Park City: Vail sends a tremor through the industry when it purchases Park City Mountain Resort for an estimated $182.5 million from Powdr Corp on September 11, 2014. It quickly merges Park City with Canyons Resort, acquired on a 50-year lease 16 months earlier, creating the largest ski resort in the U.S.
Perisher: Six months later, Vail acquires the largest mountain resort in Australia for $135 million. By late 2016, Vail Resorts’ stock price hits $162 per share, nearly 250 percent above its pre-recession price 10 years earlier. The global takeover—probably including one of those cool, holographic maps of the Earth sitting in CEO Rob Katz’ office—has commenced.
Whistler Blackcomb: If Park City and Perisher were foreshocks, Vail’s purchase of the most-trafficked ski area in North America for $1.1 billion on August 8, 2016, might have broken the Richter scale. The purchase price was one of the largest ever for a mountain resort.
Money talks. With record-setting revenues despite an industry-wide downturn in visitors, Vail blitzes the Northeast and Northwest, snatching up Vermont’s Okemo and Stowe Mountain Resorts, Washington’s Stevens Pass, and completes an agreement to operate New Hampshire’s Mount Sunapee in a deal with Triple Peaks. Back home, one of the few local holdouts, Crested Butte, also a Triple Peaks property, is sold to Vail Resorts as part of the package. The move comes as a shock to many skiers, particular Crested Butte locals who in previous decades prided themselves on not being Vail.
February 22, 2019
With Perisher already in its arsenal, Vail acquires Australian resorts Falls Creek and Hotham for a reported $124 million.
*Pending approval by regulators and company shareholders.
**Vail Resorts leased this property and merged it with Park City Mountain Resort.
***The State of New Hampshire owns this property, but Vail operates it.
Posted from 5280.com Denver’s Mile High Magazine via Facebook
What, exactly, is Mayflower Mountain Resort? It’s a difficult question to answer even as details havebegun to emerge about Park City’s impending, new ski resort. Mayflower will have a comprehensively developed base area along U.S. 40 and slopes overlooking the Jordanelle Reservoir, but how the mountain will ultimately operate remains uncertain.
The long-held belief was that Mayflower would eventually serve as another base area for Deer Valley, but as of now there is no agreement between Mayflower’s developer, Extell Development Company, and Deer Valley’s owner, Alterra Mountain Company, which would allow the two resorts to operate as one. The two ownership entities recently signed a 199-year lease which, at a minimum, enables skiers to access terrain at Deer Valley the same way they always have from U.S. 40 and enables a connection between the two resorts should the parties come to a future agreement.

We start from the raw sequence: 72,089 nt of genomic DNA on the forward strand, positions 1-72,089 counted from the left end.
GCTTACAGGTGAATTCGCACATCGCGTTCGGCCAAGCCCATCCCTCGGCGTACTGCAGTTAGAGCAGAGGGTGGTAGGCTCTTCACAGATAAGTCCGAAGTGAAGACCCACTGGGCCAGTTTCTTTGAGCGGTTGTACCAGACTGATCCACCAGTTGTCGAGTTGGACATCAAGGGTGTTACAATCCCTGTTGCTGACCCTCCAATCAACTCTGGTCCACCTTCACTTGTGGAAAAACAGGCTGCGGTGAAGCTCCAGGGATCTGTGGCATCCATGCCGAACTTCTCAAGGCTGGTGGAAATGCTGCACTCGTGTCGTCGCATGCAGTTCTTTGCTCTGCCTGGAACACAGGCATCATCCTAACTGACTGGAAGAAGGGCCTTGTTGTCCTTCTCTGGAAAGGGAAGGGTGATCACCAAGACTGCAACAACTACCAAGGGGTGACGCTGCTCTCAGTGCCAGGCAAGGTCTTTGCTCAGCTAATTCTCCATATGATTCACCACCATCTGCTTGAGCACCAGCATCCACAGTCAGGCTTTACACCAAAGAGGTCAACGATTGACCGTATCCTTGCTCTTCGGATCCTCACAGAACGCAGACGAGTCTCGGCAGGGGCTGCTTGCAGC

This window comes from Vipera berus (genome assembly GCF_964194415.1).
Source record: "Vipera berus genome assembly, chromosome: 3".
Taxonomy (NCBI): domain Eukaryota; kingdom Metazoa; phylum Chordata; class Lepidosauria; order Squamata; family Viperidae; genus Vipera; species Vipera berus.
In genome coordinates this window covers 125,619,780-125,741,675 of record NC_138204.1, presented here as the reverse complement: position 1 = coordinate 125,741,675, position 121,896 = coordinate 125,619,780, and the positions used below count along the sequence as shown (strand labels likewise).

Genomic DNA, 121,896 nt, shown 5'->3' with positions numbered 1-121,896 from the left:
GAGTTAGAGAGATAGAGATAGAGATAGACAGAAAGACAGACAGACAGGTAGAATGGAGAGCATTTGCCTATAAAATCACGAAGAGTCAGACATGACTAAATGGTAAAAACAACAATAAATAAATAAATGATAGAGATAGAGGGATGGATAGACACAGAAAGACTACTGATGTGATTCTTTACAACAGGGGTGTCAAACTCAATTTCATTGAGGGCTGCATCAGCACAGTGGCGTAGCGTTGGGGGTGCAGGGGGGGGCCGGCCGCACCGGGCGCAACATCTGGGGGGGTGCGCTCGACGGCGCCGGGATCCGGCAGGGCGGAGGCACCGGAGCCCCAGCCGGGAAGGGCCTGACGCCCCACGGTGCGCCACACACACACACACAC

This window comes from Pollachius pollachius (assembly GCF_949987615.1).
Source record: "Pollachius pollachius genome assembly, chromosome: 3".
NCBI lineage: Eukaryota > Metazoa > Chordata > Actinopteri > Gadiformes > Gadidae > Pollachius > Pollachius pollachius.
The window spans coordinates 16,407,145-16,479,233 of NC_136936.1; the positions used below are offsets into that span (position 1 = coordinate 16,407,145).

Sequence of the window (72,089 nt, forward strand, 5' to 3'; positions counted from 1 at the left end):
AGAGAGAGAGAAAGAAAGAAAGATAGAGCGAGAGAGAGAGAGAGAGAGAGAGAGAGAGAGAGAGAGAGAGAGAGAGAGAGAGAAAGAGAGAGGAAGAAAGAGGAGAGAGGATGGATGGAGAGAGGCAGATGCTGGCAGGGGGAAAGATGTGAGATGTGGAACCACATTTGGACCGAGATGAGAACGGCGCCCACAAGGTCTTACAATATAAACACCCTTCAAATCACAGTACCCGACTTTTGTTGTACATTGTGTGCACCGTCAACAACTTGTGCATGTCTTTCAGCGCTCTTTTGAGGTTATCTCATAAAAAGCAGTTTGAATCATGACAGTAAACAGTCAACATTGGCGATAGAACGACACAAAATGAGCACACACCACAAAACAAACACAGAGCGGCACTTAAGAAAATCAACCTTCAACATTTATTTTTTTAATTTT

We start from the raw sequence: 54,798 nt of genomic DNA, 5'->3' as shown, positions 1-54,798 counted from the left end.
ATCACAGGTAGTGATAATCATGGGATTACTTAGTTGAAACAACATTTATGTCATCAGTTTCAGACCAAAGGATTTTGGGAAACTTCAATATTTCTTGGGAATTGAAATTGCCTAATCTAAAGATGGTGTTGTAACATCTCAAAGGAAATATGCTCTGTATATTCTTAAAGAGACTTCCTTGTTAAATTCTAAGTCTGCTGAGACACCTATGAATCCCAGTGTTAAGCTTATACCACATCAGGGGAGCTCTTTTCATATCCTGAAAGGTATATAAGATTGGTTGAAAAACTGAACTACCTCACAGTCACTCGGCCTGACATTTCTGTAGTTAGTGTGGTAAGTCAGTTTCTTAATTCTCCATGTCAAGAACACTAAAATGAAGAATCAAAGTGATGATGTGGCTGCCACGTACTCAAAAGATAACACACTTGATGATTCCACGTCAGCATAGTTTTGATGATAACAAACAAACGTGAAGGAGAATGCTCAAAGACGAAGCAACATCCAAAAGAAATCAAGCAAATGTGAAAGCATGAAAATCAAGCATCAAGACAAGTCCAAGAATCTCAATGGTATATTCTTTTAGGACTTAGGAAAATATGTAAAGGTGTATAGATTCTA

Mayflower’s 400 skiable acres are enough to operate an independent ski area, though it pales in comparison to the 2,000 plus acres of terrain on tap at Deer Valley. From a skier’s perspective, the limited area makes far more sense as an addition to Deer Valley than it does as a standalone destination. Clearly Extell and Alterra don’t view joint operation as a certainty, as no funding from Deer Valley is being used to finance any of the infrastructure at Mayflower.
PC: Extell Development Company
With lifts still a couple seasons away from turning, however, we’ll wager the two areas will operate as a de facto singular entity. The layout makes far too much sense to ignore, and the overwhelming trend in the ski industry is towards consolidation of mountain operations. How Deer Valley’s archaic prohibition of snowboarders will factor into the decision is unknown as well.
We’ll have to wait and see just how the corporate negotiations play out, but plans for the base area of Mayflower Mountain Resort are beginning to take shape. Extell is planning a massive development that includes three hotels, a convention center and the world’s largest ski beach along with a 68,000-square foot public recreation center, and an array of shops, restaurants and bars. Mayflower’s financing in part comes from the Military Installation Development Authority’s (MIDA) participation. The financing structure allows more money to be spent during the initial stages of development which will ultimately be paid by leveraging future tax growth. Thanks to MIDA funding, the first hotel built at Mayflower will feature 100 rooms exclusively available for military personnel at subsidized rates. Extell also plans to construct 95,000 square feet of sorely-needed workforce housing, which is a welcome bit of investment aimed at addressing Park City’s affordable housing woes.
Development of the mountains along U.S. 40 has been a possibility for decades, and undoubtedly the plans for Mayflower Mountain Resort will enliven charged opinions on all sides. When combined with large-scale development of the parking lots at Park City Mountain and the parking lots at Deer Valley’s Snow Park Lodge, the area is staring down the barrel of some construction and transit issues that will need to be efficiently addressed. Without some foresight, a lucrative era of growth in Park City will be threatened under the weight of its own excesses.